Packing myself up proved a difficult task – not in the least because I was short on necessary amenities, like body wash, and conditioner bars, night serums, lotions; the works, really – but rather, because I was in the sad position of having to forsake some of my beloved chapter books for the long haul ahead. When one is strapped for space (and time, as is perpetually my case these days it seems) it pays to be tactical in what you carry with you. Some things really are better left behind. This is a useful dictum, I think, that may be well applied to many areas in life. This did mean, however, that I had to very regretfully lay the three unread chapter books back on my bedside table, for there was absolutely no way I could justify bringing an entire compendium along with me half way across the world. To an official UN event, at that! I was going to be up to my neck in everything but leisurely reading – and for good reason too.
The past few weeks in the lead up to our delegation’s departure has been nothing short of exciting and unreal: constituting a flurry of errand-running, making the acquaintance of some brilliant and clued-on women who really do shine the way you imagine superstars do, attending the HRC's CEDAW consultation, and, finally, seeing my affairs for the trip in order. The entire process has been edifying to say the least, from close korero with some truly influential changemakers working in the field of gender and development, to reflecting on our own moral positioning in a world stratified by difference. My privilege is not absent to me, and on this count, I expect prospects for learning and self-reflection to continue through not just the month ahead, but well beyond it. Most resoundingly, the last few weeks have stirred in me a heightened sense of responsibility as far as my advocacy is concerned – I don’t plan on resting on my laurels.
It has been immensely humbling to recognise that my selection is not insignificant. My mother made sure to relay to me just how fortunate I am as a millennial to have somehow sidled my way into a position that sees me off to one of the most influential intergovernmental decision-making bodies for humanitarian rights globally – a place where many community activists and individuals who have done the necessary grassroots work on ground for years would clamour to be part of. I’m infinitely thankful, but I can’t allow myself to be apologetic (I think women spend enough time feeling that way as is). Instead, I’m resolved to bring something back to the communities I work in – and inject as much of what I learn into some very earnest research and practice.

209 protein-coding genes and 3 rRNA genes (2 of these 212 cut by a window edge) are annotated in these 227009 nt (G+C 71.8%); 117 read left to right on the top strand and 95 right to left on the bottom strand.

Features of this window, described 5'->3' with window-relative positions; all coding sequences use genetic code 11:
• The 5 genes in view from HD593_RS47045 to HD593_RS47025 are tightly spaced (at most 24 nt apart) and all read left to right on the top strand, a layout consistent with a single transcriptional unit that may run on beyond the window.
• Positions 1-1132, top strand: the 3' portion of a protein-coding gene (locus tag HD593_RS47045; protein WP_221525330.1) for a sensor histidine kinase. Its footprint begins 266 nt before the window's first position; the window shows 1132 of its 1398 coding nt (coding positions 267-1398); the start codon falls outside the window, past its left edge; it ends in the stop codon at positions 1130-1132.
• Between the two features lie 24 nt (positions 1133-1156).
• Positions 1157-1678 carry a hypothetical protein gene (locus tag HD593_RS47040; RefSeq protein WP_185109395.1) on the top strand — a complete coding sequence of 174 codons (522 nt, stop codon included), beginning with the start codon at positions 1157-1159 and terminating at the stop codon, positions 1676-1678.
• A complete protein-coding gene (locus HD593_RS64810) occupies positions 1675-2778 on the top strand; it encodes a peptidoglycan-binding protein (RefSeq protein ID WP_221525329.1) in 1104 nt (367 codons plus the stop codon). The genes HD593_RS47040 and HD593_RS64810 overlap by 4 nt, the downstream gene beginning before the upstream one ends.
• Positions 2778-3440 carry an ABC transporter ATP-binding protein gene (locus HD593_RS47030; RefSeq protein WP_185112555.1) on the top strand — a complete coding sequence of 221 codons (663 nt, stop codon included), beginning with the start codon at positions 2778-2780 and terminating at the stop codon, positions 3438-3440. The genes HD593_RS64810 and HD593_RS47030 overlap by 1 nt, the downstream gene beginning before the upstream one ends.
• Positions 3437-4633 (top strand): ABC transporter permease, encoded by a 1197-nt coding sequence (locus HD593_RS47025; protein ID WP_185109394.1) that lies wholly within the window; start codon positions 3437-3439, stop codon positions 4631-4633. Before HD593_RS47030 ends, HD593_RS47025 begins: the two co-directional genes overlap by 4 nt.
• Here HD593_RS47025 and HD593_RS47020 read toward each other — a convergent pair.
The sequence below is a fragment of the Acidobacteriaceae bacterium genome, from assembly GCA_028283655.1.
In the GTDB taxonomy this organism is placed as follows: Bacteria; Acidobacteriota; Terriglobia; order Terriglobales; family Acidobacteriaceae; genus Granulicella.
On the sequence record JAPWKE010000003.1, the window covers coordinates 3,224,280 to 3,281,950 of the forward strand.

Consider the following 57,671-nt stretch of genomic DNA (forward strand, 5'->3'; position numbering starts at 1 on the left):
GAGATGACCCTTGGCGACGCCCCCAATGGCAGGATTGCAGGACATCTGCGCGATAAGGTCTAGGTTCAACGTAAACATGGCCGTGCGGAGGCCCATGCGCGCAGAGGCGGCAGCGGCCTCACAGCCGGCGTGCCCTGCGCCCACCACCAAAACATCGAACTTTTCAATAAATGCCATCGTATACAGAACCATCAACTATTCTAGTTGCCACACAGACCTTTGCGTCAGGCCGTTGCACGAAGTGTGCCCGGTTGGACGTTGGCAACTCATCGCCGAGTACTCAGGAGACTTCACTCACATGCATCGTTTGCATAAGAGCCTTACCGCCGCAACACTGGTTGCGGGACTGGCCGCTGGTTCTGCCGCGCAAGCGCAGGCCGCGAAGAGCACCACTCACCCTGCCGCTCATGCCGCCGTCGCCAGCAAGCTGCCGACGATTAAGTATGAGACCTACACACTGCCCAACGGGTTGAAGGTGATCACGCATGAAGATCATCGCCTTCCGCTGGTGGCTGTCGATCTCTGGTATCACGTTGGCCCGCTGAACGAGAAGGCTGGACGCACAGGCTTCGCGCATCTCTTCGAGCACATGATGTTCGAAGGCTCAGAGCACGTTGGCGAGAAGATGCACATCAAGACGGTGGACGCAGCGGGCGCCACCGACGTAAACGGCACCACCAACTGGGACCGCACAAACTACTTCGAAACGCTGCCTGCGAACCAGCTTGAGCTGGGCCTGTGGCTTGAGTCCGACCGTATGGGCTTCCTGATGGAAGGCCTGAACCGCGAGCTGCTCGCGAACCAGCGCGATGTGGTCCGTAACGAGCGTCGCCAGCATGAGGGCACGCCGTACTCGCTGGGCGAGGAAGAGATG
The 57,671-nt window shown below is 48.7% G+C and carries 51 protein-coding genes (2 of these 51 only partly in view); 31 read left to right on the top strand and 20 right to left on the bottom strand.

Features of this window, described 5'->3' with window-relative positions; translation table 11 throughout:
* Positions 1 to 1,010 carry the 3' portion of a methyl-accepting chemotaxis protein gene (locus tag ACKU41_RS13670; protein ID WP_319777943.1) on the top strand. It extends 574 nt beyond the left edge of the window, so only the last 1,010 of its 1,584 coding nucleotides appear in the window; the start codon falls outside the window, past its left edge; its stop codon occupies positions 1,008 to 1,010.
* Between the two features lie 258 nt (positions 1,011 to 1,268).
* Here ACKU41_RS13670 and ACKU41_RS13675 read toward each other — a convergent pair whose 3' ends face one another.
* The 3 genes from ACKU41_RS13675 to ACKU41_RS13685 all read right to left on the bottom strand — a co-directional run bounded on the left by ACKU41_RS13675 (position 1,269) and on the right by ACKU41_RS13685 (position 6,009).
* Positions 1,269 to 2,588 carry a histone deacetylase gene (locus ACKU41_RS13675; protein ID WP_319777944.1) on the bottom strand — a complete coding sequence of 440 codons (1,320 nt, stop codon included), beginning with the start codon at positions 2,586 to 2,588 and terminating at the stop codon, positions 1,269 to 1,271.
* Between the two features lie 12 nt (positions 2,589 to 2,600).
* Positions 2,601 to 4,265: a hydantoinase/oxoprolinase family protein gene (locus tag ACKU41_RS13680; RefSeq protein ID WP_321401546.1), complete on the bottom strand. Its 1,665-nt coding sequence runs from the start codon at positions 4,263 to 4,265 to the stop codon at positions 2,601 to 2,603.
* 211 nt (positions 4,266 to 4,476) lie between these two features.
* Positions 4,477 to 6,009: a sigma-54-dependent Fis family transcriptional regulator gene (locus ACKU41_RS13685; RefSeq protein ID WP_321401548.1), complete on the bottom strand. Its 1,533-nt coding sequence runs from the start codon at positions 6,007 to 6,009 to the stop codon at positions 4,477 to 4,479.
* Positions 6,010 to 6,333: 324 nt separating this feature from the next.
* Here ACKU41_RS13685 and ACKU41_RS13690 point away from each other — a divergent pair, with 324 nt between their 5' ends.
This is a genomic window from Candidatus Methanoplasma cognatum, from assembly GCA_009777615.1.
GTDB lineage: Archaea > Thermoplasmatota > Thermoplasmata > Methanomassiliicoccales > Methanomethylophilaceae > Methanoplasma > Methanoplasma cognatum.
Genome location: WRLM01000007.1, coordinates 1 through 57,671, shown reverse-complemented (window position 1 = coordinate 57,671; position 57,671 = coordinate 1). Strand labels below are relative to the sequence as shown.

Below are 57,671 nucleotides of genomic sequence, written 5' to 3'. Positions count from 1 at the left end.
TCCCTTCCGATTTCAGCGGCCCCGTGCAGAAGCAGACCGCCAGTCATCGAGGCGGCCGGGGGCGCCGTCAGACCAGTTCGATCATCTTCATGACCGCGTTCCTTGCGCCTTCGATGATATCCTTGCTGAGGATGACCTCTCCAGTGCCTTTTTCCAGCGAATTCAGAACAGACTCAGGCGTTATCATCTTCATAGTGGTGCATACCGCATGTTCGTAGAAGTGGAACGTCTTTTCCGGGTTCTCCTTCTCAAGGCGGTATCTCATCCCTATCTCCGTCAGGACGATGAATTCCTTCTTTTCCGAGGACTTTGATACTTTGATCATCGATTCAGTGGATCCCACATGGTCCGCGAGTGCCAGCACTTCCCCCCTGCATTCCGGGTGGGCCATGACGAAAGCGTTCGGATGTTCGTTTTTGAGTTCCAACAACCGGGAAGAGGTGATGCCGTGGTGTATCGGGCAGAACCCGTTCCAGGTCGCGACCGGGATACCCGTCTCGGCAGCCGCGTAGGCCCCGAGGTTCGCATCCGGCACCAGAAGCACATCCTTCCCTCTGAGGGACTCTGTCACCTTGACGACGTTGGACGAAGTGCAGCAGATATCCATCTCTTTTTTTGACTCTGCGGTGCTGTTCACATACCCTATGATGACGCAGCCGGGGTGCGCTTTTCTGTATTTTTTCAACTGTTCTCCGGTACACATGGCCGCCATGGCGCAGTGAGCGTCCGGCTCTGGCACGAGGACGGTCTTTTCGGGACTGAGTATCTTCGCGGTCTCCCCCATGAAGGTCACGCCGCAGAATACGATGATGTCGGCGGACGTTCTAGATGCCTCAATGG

Despite New Zealand’s ever-burgeoning achievements in the field of social progress where gender parity is concerned, we remain critically inattentive of the gendered impacts of poverty in the face of growing economic inequity. The working poor. Pay equity. Domestic violence. Sexual violence. Intergenerational trauma. Institutional racism. There’s a confluence of negative parameters that translate into very real suffering for so many women in our country. Provisions for health, education and improvements to general quality of life remain hugely influenced by socio-economic conditions; research also indicates that it is minority communities, particularly Māori and Pasifika women, who are disproportionately affected by issues including negative health outcomes relative to the rest of the population. Given the opportunity for productive reform, it is important that government bodies and community stakeholders alike work directly with grassroots organisations in bringing better, holistic provisions to at-risk communities – and that is the change I want to be part of.
I think of my mother and her placard touting, relentlessly critical feminist cadre that came before us and made a nefarious name for themselves, all in the hope that things would be marginally better for their daughters. I look to my mum now and I see someone who loves talking to her plants in the garden, someone who drives excitedly for an hour each week to her Te Reo class and falls asleep in her astronomy club lectures because they go past eight and who makes batch loads of banana bread every week without egg because I don’t eat egg and still gets up in the morning to go to work and lend an ear to countless young women like myself because that’s her job. And a lot of the time I see someone who is very tired. I don’t think it’s just her. It’s about time our generation take up the mantle.
In some way, I imagine this trip to be part of a series of beginnings, like an anthology of sorts. And so, I endeavour to keep my head up (and out of my books).
So long Mrs. Dalloway. Arundhati Roy, who brought reams of literary nostalgia to my diasporic heart – goodbye. Roxanne Gay, with your wry, gallows humour and wit; I leave you on the table, for now. Female authorship has for a large part of history been one of the most potent means by which we have been able to speak our experiences to the world. There has always been an element of danger to how women have sought to articulate their very real traumas, desires, longings – fundamental interactions within the world and within themselves – and yet, despite all odds (and to our credit), our triumphs do remain immortalised in text. But not always.
And so it seems I’m leaving my chapter books on my bedside table. But I’ve been tactical, I have something else packed neatly away in my carry-on – an unlined notebook for the journey onward.
All posts by Institute delegates reflect their own thoughts, opinions and experiences